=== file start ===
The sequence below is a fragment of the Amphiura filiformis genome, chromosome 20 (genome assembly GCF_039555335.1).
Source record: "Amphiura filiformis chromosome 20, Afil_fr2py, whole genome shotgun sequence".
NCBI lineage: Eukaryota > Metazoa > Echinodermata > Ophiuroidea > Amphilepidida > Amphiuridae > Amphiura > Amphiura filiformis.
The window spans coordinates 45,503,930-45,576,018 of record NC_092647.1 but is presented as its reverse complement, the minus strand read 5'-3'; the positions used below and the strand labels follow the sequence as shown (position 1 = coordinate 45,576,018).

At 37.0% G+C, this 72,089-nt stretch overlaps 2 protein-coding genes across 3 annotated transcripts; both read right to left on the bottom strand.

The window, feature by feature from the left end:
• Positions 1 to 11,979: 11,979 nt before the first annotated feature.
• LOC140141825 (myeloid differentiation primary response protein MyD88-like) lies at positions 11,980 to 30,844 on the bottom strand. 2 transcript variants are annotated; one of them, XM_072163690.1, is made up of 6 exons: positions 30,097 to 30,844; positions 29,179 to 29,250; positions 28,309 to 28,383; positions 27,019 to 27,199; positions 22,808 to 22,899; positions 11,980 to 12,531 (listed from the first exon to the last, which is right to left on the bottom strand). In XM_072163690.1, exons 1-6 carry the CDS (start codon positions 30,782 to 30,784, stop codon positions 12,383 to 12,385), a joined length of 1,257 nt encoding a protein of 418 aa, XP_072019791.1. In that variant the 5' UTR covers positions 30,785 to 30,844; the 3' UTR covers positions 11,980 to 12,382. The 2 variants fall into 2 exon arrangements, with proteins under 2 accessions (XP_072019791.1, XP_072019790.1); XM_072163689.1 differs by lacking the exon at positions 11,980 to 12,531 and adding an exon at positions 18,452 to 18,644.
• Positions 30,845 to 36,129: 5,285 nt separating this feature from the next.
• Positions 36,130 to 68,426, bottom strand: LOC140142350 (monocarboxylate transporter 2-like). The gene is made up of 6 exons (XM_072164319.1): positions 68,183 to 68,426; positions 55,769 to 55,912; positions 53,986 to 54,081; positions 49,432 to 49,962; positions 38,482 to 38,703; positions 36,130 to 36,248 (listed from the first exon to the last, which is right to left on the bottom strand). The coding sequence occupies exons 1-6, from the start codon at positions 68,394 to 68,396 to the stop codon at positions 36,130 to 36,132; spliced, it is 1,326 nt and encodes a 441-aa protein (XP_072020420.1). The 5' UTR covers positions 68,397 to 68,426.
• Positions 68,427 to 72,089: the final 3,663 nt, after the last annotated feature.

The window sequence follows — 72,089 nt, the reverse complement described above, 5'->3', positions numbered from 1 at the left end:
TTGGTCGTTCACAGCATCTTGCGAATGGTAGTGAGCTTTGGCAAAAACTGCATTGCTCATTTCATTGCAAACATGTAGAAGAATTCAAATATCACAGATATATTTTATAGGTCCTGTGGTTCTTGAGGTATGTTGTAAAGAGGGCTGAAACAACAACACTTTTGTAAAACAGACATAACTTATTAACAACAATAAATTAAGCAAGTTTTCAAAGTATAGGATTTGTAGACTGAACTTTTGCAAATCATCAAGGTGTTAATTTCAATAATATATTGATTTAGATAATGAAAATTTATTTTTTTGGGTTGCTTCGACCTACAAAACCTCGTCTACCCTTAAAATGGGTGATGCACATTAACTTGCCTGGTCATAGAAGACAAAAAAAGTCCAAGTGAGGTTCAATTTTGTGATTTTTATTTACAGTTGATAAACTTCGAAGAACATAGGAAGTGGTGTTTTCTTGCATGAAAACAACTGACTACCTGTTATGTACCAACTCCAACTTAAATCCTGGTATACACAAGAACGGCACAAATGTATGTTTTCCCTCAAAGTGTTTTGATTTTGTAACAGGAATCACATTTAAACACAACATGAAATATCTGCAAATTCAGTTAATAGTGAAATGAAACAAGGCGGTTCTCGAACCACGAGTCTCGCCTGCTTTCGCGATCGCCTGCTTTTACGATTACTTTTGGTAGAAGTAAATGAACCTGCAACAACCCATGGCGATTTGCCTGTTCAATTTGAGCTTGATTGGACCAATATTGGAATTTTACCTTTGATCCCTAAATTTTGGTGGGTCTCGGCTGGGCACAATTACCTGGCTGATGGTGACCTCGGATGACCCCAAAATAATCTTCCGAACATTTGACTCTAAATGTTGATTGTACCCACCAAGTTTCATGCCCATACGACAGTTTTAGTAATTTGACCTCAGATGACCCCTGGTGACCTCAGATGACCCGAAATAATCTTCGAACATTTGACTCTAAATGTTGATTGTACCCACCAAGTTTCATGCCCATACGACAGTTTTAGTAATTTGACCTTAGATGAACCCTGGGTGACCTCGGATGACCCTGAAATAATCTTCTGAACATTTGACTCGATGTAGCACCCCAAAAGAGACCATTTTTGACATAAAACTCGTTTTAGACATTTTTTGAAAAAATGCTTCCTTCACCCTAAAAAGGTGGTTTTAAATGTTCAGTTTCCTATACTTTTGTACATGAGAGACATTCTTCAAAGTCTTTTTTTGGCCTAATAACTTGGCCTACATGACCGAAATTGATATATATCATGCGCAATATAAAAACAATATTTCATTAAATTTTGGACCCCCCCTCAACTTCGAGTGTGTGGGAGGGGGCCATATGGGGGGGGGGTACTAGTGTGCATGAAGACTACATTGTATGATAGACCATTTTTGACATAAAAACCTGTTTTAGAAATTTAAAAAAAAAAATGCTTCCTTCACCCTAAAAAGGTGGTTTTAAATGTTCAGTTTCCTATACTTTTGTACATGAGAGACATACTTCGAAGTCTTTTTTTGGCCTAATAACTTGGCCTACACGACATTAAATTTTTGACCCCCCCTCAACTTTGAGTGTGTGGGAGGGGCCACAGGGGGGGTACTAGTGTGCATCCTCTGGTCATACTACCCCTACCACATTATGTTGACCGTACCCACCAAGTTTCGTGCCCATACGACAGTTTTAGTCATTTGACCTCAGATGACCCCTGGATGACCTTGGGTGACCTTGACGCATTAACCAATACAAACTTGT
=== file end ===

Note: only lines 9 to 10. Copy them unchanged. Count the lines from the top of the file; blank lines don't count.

• Positions 30,845 to 36,129: 5,285 nt separating this feature from the next.
• Positions 36,130 to 68,426, bottom strand: LOC140142350 (monocarboxylate transporter 2-like). The gene is made up of 6 exons (XM_072164319.1): positions 68,183 to 68,426; positions 55,769 to 55,912; positions 53,986 to 54,081; positions 49,432 to 49,962; positions 38,482 to 38,703; positions 36,130 to 36,248 (listed from the first exon to the last, which is right to left on the bottom strand). The coding sequence occupies exons 1-6, from the start codon at positions 68,394 to 68,396 to the stop codon at positions 36,130 to 36,132; spliced, it is 1,326 nt and encodes a 441-aa protein (XP_072020420.1). The 5' UTR covers positions 68,397 to 68,426.